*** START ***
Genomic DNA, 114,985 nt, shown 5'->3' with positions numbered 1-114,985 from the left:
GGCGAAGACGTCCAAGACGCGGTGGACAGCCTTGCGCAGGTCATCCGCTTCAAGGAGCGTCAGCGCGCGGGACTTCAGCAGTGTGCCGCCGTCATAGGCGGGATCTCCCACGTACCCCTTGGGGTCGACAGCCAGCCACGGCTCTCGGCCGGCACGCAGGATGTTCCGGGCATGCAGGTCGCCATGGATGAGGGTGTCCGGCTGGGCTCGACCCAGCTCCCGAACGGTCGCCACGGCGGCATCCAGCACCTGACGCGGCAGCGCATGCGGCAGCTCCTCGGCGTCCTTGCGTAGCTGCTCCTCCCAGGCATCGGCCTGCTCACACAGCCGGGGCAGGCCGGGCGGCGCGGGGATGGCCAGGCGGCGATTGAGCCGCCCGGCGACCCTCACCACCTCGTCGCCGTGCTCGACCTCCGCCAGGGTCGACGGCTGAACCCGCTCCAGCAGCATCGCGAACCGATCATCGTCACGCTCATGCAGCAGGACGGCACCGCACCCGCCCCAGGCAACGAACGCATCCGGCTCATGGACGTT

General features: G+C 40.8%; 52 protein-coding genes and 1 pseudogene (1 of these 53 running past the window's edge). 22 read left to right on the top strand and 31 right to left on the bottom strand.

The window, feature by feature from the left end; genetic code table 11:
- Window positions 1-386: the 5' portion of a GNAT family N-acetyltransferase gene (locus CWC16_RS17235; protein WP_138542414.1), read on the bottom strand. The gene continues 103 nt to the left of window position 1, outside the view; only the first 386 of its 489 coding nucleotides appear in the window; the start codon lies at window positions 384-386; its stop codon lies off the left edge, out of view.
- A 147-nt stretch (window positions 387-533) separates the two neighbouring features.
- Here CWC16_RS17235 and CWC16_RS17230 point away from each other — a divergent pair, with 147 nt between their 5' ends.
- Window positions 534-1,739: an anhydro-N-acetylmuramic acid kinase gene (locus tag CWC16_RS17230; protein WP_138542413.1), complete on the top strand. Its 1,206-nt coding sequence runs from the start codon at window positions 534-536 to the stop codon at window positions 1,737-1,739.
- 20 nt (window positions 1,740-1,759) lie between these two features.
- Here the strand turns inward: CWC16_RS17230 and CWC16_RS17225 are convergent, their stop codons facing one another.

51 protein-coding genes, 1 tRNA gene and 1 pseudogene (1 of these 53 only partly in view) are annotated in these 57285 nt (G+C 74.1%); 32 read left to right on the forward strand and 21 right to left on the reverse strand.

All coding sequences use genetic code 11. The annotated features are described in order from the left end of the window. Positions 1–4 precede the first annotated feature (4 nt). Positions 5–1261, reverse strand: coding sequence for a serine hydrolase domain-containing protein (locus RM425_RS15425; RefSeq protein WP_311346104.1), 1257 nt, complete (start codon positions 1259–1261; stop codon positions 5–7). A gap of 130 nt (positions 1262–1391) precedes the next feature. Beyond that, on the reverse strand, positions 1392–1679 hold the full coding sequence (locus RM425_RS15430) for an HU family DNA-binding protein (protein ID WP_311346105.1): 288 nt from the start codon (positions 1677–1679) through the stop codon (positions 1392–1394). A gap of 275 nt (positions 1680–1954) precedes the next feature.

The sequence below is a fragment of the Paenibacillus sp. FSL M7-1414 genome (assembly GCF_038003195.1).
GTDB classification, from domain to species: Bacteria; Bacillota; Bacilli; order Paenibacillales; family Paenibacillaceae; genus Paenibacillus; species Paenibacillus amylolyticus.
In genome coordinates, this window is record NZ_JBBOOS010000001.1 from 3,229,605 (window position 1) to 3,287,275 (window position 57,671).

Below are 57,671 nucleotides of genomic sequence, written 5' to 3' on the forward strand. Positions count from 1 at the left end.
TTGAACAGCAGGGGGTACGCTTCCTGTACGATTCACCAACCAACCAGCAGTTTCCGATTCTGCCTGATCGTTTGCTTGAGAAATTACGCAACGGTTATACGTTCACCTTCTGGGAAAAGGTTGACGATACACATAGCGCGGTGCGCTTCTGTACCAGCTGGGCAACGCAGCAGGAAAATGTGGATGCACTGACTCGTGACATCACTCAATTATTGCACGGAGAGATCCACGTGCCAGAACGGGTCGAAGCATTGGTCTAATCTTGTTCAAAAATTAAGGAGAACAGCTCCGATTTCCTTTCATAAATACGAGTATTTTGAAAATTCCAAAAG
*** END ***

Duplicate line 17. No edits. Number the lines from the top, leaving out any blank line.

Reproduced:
TTGAACAGCAGGGGGTACGCTTCCTGTACGATTCACCAACCAACCAGCAGTTTCCGATTCTGCCTGATCGTTTGCTTGAGAAATTACGCAACGGTTATACGTTCACCTTCTGGGAAAAGGTTGACGATACACATAGCGCGGTGCGCTTCTGTACCAGCTGGGCAACGCAGCAGGAAAATGTGGATGCACTGACTCGTGACATCACTCAATTATTGCACGGAGAGATCCACGTGCCAGAACGGGTCGAAGCATTGGTCTAATCTTGTTCAAAAATTAAGGAGAACAGCTCCGATTTCCTTTCATAAATACGAGTATTTTGAAAATTCCAAAAG